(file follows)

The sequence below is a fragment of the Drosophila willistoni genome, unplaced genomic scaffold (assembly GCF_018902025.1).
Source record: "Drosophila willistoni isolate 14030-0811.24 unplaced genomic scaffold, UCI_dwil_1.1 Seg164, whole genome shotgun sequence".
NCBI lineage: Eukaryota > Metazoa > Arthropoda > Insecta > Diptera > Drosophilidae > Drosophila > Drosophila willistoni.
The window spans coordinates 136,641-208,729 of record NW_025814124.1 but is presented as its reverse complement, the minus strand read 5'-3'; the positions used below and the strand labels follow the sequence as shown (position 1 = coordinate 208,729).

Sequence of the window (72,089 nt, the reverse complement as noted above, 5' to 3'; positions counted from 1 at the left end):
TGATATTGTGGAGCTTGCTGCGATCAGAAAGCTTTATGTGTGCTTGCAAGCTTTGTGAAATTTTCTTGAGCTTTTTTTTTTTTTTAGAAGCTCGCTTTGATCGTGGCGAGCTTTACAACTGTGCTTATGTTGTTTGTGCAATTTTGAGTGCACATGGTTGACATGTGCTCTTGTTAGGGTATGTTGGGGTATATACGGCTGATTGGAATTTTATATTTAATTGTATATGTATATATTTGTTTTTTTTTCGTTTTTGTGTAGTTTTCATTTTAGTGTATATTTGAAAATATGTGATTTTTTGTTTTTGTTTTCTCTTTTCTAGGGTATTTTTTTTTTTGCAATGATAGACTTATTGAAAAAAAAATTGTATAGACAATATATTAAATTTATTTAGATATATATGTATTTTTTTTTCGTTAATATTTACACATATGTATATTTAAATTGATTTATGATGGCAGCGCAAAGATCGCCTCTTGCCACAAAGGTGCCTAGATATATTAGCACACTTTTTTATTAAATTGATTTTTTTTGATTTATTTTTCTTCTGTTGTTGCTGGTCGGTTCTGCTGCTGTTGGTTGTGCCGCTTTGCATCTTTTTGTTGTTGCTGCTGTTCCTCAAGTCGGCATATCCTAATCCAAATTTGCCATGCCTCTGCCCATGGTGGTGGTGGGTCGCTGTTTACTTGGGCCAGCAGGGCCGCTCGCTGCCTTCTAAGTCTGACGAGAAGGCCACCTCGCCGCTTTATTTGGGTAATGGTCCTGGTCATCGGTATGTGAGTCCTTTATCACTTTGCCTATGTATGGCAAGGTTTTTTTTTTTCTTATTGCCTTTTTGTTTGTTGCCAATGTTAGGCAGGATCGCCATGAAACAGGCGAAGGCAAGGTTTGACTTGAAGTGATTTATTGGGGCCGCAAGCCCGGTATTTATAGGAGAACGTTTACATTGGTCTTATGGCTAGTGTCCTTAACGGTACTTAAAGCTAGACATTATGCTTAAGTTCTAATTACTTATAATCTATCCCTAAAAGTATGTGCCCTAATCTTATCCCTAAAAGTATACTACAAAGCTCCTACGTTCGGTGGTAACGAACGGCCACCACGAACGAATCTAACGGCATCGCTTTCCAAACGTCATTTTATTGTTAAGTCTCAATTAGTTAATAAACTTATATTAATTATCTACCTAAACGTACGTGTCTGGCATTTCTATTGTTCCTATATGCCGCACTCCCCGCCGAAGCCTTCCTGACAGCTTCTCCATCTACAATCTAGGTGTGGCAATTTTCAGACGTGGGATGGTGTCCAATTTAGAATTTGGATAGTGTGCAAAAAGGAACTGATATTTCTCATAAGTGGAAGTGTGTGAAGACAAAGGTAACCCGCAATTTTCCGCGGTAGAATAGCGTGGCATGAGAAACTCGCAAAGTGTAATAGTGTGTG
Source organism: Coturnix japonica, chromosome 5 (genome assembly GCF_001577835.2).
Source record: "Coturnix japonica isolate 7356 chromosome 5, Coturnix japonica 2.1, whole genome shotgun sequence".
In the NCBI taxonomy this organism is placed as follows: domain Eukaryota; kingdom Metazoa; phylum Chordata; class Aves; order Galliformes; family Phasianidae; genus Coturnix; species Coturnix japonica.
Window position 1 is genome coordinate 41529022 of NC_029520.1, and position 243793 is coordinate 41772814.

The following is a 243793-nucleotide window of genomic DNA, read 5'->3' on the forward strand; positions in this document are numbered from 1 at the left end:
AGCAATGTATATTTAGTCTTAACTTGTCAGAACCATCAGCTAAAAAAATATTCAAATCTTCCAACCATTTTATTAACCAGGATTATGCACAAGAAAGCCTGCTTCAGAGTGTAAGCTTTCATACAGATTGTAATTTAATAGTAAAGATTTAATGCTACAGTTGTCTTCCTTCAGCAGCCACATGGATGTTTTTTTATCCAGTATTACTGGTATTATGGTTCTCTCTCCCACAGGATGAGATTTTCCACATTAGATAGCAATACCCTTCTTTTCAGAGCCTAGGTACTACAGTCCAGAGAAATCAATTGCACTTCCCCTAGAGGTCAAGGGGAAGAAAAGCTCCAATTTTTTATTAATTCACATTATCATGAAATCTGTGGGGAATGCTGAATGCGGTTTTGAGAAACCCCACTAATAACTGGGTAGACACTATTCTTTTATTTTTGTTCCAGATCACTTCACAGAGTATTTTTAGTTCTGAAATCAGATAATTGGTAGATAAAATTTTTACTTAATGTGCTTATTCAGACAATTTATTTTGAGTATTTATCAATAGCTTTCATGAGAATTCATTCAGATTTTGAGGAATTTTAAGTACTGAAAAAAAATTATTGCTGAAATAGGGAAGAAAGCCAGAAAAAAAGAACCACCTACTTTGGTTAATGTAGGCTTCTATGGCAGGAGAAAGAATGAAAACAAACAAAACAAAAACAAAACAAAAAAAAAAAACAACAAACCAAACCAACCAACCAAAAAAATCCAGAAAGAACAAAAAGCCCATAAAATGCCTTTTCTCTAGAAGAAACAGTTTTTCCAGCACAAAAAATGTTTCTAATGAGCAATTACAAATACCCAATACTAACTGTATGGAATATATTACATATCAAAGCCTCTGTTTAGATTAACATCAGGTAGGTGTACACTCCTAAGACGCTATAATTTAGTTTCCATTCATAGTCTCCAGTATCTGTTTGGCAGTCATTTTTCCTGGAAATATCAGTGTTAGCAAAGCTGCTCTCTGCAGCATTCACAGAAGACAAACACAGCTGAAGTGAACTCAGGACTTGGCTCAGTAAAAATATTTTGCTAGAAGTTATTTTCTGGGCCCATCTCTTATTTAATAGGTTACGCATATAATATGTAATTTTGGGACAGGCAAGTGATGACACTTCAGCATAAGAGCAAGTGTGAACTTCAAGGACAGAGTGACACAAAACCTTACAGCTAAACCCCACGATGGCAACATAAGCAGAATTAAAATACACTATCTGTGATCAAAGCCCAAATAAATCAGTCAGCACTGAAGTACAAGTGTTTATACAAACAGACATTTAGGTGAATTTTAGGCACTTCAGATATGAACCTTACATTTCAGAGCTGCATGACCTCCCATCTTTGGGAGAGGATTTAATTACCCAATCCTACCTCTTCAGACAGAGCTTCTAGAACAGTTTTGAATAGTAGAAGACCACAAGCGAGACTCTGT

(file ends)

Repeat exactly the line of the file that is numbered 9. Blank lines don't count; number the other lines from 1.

In the NCBI taxonomy this organism is placed as follows: domain Eukaryota; kingdom Metazoa; phylum Chordata; class Aves; order Galliformes; family Phasianidae; genus Coturnix; species Coturnix japonica.